Province steps in, recommends new project board for sewage treatment project

The province has recommended the CRD set up an independent panel of experts of oversee the wastewater treatment project.

There are 24 members on the Capital Regional District (CRD) board, each representing their respective communities from around Greater Victoria and all with differing views on how to move forward with a wastewater treatment plant to serve the region.

But now, the province is fed up with the CRD’s inability to move forward with the project and will set up an independent panel of experts to oversee the issue.

Communities Minister Peter Fassbender recently noted the project has a complex governance model that “needs to be separated from other organizational governance as responsibilities are currently divided between committees,” and warned the CRD could risk losing $500 million in funding.

During a meeting Wednesday, the province put forward a number of recommendations, which the CRD accepted, including establishing an independent project board and project director to set a project plan and schedule, select sites and develop a business case.

The project board would bring all information to the CRD, who would ultimately have the final say.

“What the minister did is outline the realities of where in the time frame and provided some review through their facilitator and helped bring some clarity to some key areas,” said CRD chair and Esquimalt Mayor Barb Desjardins. “We recognize this is an extremely complex governance system that we have. The reality is is that we have struggled to come together and move forward. We asked the province for help, they are providing it . . . we want the region to move forward with this.”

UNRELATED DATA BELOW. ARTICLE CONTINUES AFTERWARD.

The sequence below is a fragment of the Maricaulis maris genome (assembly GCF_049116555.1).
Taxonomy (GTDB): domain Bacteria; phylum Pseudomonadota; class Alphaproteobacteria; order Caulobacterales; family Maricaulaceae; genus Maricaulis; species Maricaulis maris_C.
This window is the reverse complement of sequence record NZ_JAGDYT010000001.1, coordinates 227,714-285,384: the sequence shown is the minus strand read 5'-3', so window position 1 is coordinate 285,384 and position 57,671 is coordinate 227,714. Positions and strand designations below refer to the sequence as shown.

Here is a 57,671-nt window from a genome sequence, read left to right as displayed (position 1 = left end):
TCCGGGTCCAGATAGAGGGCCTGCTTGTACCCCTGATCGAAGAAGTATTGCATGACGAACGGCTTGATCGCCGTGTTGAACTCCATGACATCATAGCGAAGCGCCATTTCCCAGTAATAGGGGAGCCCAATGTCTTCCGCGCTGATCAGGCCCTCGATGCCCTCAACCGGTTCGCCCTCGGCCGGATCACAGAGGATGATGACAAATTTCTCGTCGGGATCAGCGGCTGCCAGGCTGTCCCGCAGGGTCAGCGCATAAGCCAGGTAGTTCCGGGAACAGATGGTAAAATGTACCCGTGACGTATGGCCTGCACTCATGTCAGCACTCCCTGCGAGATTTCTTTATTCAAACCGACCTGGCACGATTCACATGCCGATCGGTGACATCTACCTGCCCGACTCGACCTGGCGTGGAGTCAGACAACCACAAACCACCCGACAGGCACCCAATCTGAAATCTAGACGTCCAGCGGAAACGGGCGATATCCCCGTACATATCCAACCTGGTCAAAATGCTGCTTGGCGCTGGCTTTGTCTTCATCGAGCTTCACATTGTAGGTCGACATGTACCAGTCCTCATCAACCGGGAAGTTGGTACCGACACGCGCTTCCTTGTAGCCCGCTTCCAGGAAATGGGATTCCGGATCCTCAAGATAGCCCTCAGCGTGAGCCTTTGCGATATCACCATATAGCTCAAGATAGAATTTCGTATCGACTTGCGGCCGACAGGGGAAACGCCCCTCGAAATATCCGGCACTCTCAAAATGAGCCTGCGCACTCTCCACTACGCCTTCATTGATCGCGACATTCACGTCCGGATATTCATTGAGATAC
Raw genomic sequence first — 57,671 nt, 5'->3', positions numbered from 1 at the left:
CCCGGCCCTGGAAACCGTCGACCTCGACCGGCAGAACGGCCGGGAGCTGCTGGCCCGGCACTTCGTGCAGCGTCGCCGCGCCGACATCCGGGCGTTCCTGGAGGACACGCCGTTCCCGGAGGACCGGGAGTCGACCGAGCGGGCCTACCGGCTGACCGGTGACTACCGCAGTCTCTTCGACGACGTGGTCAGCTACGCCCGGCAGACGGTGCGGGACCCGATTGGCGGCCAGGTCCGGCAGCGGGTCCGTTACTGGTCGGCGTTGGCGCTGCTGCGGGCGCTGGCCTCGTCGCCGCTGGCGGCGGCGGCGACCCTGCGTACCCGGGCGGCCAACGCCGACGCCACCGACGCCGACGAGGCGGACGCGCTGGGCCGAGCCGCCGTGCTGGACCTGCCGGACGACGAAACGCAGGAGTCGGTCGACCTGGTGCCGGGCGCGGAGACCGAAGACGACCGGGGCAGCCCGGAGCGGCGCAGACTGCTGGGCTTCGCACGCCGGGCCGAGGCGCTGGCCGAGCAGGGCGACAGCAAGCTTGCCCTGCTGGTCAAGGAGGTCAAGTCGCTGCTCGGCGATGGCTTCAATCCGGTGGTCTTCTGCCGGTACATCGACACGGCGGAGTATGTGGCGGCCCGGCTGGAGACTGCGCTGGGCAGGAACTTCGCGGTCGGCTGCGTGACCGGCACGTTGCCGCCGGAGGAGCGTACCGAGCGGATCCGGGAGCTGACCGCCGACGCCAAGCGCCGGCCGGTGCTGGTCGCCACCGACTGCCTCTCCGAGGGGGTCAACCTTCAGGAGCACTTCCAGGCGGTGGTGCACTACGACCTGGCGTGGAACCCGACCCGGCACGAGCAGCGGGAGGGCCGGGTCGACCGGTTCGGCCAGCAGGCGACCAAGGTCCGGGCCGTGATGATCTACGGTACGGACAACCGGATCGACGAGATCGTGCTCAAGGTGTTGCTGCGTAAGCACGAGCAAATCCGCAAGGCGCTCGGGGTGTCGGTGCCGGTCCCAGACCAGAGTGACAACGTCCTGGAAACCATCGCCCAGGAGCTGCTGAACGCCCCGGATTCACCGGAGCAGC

Over the next two weeks, staff will be working with the province to recommend candidates for the six to seven-person project board.

The CRD has until Sept. 30 to identify a site(s) for a wastewater treatment plant, which also includes zoning. The current proposed plan calls for two secondary or tertiary sewage plants at either McLoughlin or Macaulay Point in Esquimalt and Clover Point in Victoria at a cost of roughly $1 billion. A third facility would eventually be constructed somewhere on the West Shore.

Approval is needed from both Victoria and Esquimalt council in order to move forward, but both municipalities have been hesitant to do so.

Esquimalt council has been vocal about having a single plant at McLoughlin Point and rejected the idea two years ago, but Oak Bay Mayor Nils Jensen placed it on the table again a few months ago. The site already has proper zoning. Most recently, Esquimalt council sent a letter to the CRD stating the township will not support the placement of a wastewater treatment facility in its borders unless it is a portion of a distributed system with another plant in another municipality. Desjardins would not comment specifically on McLoughlin Point and whether it could potentially be the site for the plant.

“At the end of the day, if it’s going to depend on a community rezoning a particular property and they refuse, that will be the end of the line,” said Jensen, adding Esquimalt could technically still pull the zoning on the site. “The minister made it clear that the zoning has to be in place by the end of September and trying to get rezoning or some of the other sites is going to be difficult in that time frame.”

 

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